Political Notes: March 2011
Oops: Looks like the state gives, and the state takes away. Georgia’s new revenue commissioner Doug McGinnitie had an embarrassing little brush fire to extinguish during his first weeks in office. His department wired state tax refunds to some 30,000 citizens’ bank accounts on Jan. 20, then noticed a computer error and attempted to stop the transfers before the funds reached the banks.
Trouble is, the funds did reach taxpayers’ accounts; many people wrote checks that bounced when the funds were withdrawn by the state – and incurred overdraft charges.
The department and Gov. Nathan Deal have apologized.
Sen. Mitch Seabaugh (R-Sharps-burg) has proposed legislation that would bar state agencies from making withdrawals from bank accounts without the account holders’ specific permission.
Water Works: Gov. Nathan Deal has directed the Georgia Environmen-tal Finance Authority (GEFA) to devise a new Georgia Water Supply Development Program, which will organize and mobilize state resources to aid local governments in developing new sources of water.
In making the announcement, Deal referenced the summer 2012 deadline set by the federal court for Georgia to reach a water-sharing agreement with Alabama and Florida.
“Nothing could more quickly handicap our economic growth than an unstable or unpredictable water supply,” Deal said in a press release. “I’ve previously announced my plans for building reservoirs, and this is the next step in our long-term planning.”
GEFA will convene a Water Supply Program Task Force, drawing on the state’s Department of Natural Resources, Environmental Protection Division, Department of Community Affairs, Financing and Investment Com-mission and Properties Commission.
Water Transfers: In a pro-reservoir move, the Georgia Department of Natural Resources board has adopted a new rule that governs interbasin water transfers and specifies that the Environmental Protection Division “should” consider a number of factors before giving a permit for such transfers. Environ-mentalists were pushing for “shall” consider, a one-word change that would permit challenges to the often-controversial transfers.
The new rule requires more notice before transfers can be made and provides for a public comment period.
Here We Go Again: Another session, another English-only driver’s license bill. Despite defeats in the 2009 and 2010 state legislative sessions, proponents of eliminating driver’s licenses exams in any language but English are trying again.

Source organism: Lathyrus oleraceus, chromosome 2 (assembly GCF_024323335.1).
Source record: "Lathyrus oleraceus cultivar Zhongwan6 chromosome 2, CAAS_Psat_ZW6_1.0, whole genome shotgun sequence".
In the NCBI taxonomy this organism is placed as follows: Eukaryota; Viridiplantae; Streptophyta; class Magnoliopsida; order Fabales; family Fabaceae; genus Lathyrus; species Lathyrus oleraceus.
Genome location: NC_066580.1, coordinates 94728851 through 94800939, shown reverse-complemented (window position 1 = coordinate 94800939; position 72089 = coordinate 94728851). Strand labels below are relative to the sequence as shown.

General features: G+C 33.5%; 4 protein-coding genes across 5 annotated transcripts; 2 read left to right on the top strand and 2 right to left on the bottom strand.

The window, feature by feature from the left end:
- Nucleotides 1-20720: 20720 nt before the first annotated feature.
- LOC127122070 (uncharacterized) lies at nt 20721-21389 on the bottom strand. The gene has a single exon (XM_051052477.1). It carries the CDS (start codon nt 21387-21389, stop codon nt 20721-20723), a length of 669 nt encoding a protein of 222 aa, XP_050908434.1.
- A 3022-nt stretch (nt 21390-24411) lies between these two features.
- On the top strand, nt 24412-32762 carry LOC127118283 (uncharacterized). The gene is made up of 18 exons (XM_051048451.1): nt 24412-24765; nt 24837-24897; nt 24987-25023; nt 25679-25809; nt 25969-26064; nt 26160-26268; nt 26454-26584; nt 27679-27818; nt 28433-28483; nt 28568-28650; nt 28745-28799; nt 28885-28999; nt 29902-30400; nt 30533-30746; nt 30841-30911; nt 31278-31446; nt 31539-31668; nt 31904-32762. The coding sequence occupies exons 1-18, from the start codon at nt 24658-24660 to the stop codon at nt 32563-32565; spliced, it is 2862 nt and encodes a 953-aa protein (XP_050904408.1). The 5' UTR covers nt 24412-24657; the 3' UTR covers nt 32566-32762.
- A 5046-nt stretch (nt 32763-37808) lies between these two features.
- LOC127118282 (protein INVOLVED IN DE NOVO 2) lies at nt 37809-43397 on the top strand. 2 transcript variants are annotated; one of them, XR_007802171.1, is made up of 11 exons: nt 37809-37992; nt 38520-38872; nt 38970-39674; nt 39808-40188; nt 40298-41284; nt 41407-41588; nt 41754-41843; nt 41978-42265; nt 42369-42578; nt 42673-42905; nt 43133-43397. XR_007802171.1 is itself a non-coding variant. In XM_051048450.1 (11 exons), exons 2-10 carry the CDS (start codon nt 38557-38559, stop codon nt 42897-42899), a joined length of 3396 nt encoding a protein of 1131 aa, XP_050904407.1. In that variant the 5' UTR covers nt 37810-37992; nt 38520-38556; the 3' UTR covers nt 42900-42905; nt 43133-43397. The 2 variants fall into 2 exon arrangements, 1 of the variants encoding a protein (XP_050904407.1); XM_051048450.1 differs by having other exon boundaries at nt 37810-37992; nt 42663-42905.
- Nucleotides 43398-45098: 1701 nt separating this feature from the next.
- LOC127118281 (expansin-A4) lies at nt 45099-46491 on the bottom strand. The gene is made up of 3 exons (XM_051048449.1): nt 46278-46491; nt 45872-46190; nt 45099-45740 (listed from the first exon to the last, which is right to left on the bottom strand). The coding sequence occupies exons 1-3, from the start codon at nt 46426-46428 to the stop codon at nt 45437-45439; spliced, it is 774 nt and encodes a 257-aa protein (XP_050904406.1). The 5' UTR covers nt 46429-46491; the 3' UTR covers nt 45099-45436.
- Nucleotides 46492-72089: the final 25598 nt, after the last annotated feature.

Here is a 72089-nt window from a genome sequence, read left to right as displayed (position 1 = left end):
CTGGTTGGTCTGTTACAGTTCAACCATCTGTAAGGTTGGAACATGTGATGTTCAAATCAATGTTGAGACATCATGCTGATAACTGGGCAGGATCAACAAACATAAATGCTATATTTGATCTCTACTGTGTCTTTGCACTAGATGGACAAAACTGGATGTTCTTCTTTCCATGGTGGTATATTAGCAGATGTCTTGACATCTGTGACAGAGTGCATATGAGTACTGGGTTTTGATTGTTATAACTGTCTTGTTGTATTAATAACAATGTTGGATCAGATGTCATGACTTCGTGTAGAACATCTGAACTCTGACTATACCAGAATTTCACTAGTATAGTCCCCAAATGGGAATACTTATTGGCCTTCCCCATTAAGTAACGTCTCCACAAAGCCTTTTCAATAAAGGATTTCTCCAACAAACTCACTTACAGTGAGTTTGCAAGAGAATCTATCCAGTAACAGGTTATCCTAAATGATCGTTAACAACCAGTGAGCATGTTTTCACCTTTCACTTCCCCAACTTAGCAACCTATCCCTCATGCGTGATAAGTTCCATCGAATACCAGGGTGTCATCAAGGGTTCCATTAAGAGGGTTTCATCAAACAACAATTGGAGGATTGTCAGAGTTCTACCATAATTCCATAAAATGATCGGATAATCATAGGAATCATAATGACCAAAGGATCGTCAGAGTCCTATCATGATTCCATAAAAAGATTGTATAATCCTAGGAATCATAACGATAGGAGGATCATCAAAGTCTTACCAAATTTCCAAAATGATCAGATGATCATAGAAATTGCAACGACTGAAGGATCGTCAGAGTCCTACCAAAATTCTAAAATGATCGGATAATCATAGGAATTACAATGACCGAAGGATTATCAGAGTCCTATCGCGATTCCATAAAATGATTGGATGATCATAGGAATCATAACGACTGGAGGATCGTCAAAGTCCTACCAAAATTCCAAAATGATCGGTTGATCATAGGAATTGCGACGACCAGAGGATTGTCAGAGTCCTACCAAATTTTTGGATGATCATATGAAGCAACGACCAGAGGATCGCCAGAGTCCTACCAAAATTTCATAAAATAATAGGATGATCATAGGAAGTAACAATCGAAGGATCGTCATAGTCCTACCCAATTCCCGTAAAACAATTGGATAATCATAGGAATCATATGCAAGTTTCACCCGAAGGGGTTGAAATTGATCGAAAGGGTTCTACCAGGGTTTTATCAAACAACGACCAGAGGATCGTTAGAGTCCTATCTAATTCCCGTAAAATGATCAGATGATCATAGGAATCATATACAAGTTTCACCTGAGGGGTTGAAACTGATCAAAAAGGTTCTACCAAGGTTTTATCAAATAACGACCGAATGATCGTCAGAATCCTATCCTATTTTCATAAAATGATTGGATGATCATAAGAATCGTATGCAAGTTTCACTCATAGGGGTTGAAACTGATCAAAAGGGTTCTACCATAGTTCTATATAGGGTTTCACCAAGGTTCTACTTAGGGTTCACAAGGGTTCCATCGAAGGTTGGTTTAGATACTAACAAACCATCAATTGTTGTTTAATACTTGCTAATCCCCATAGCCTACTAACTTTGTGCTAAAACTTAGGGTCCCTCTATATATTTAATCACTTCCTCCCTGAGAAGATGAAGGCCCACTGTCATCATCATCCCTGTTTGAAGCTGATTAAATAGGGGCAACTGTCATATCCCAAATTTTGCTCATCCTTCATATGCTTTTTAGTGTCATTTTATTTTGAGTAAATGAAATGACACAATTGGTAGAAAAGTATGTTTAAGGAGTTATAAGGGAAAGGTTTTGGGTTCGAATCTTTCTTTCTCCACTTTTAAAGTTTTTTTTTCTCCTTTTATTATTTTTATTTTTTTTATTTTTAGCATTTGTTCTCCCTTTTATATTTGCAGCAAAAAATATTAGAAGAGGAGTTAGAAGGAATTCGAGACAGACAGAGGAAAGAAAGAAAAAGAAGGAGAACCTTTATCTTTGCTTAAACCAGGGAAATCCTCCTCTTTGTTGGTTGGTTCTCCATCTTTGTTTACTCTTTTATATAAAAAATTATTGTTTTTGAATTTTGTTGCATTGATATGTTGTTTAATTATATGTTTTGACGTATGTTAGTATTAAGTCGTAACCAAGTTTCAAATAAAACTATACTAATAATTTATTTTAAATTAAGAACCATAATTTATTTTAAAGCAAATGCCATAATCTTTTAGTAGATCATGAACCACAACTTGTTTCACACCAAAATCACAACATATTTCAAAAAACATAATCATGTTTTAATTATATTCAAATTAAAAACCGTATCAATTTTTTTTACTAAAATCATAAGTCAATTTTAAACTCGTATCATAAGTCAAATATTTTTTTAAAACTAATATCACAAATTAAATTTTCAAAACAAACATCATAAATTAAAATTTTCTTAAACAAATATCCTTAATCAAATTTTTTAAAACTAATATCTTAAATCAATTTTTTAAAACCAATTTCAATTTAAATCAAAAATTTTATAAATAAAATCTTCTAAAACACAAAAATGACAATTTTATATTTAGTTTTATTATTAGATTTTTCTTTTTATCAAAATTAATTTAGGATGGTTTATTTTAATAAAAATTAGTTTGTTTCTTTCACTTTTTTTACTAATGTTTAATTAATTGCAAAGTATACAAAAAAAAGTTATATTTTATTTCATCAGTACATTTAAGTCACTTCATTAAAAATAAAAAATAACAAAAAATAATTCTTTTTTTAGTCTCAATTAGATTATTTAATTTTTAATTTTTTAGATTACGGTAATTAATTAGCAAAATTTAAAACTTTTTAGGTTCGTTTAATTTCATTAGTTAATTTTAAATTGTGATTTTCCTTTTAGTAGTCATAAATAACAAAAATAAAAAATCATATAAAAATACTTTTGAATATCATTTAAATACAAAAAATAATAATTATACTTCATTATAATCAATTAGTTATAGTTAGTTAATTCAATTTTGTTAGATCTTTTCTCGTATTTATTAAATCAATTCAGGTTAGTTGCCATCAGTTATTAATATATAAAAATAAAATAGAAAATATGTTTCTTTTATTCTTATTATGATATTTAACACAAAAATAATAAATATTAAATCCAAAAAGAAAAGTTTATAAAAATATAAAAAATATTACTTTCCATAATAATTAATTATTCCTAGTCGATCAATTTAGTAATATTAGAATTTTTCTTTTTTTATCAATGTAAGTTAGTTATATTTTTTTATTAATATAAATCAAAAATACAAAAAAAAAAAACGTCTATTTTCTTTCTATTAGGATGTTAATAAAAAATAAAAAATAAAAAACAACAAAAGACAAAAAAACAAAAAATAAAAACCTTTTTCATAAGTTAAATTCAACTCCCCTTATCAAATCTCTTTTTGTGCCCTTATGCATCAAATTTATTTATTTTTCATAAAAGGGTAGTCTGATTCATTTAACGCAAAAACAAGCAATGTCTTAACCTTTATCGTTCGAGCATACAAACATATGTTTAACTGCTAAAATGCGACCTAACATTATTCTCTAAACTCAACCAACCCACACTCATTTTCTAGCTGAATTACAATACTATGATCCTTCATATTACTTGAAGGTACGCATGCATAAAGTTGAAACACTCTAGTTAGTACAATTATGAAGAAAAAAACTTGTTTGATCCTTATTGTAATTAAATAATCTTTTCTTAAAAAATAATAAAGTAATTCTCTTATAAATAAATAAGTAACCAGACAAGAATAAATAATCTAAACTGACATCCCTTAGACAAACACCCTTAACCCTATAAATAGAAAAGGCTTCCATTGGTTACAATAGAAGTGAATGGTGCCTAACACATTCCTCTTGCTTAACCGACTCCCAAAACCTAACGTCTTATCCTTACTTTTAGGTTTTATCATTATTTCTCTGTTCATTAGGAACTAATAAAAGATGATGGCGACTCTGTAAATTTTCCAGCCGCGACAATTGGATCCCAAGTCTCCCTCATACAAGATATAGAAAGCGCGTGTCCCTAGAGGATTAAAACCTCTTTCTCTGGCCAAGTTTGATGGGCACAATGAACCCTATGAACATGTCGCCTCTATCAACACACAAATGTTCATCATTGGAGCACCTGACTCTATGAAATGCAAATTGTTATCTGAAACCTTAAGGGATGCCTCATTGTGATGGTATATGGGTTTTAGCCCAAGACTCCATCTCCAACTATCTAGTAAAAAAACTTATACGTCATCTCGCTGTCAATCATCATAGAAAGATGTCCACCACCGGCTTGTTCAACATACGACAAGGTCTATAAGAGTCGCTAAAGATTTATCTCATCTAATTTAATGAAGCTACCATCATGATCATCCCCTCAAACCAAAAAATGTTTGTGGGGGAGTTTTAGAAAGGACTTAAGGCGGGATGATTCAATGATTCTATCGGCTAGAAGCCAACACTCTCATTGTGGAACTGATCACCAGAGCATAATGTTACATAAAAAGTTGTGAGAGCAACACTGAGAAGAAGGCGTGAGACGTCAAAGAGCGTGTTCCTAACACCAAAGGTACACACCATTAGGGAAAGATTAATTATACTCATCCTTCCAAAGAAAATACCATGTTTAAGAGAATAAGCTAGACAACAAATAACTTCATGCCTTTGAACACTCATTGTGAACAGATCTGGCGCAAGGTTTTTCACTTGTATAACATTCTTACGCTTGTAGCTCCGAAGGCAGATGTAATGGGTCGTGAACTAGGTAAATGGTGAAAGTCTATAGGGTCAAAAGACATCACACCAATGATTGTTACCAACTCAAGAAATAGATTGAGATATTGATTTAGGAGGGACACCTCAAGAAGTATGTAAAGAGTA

House Bill 72, filed by Rep. James Mills (R-Gainesville) and others, would not allow the written part of the exam to be given in a foreign language.
However, an amendment offered by Rep. B.J. Pak (R-Atlanta) and approved by his colleagues effectively killed the bill.
Helen Kim Ho, executive director of the Asian American Legal Advocacy Center, notes that current regulations require applicants to prove a basic level of English proficiency and pass the road sign test in English and that only the written part of the test is offered in 13 languages, seven of which are Asian languages.
A previous attempt to impose an English-only restriction failed when some opponents, mindful of the huge investment of Korean automaker KIA Motors in west Georgia, took to calling the measure the “KIA Go Home Bill.”
Barrow And Healthcare: Congressman John Barrow (D-Savannah) joined Georgia’s other House Democrats (John Lewis, Hank Johnson, David Scott and Sanford Bishop), in voting to keep the 2010 national healthcare law rather than repeal it, even though he bucked his party’s leadership with his vote against the measure last year.
Savannah Morning News quoted Barrow as telling a meeting of constituents he does not believe in voting against the good part of the law and that “we need to amend it, not end it.”
In Memoriam: Two Georgians who were advocates for higher education died in January – Felton Jenkins Jr., vice-chairman of the Board of Regents, and Dr. Ward Pafford, a former president of the University of West Georgia (UWG).
Jenkins, a retired senior partner at King & Spalding law firm, lived in Madison.
Pafford served as president of UWG from 1971 to 1975 when it was West Georgia College.
Ag Committee Post: Savannah’s Republican Congressman Jack Kingston has been named Chairman of the House Subcommittee on Agriculture, Food and Drug Administration and Related Agencies Appropriations, which controls the purse strings for a variety of food- and farming-related agencies.
New Chamber Leader: Doug Carter of Gainesville, president of Don Carter Realty, is the new chair of the board of the Georgia Chamber of Commerce, the powerful business organization that mounts a perenially strong lobbying effort. Carter is a past chair of Leadership Georgia and the Greater Hall Chamber of Commerce.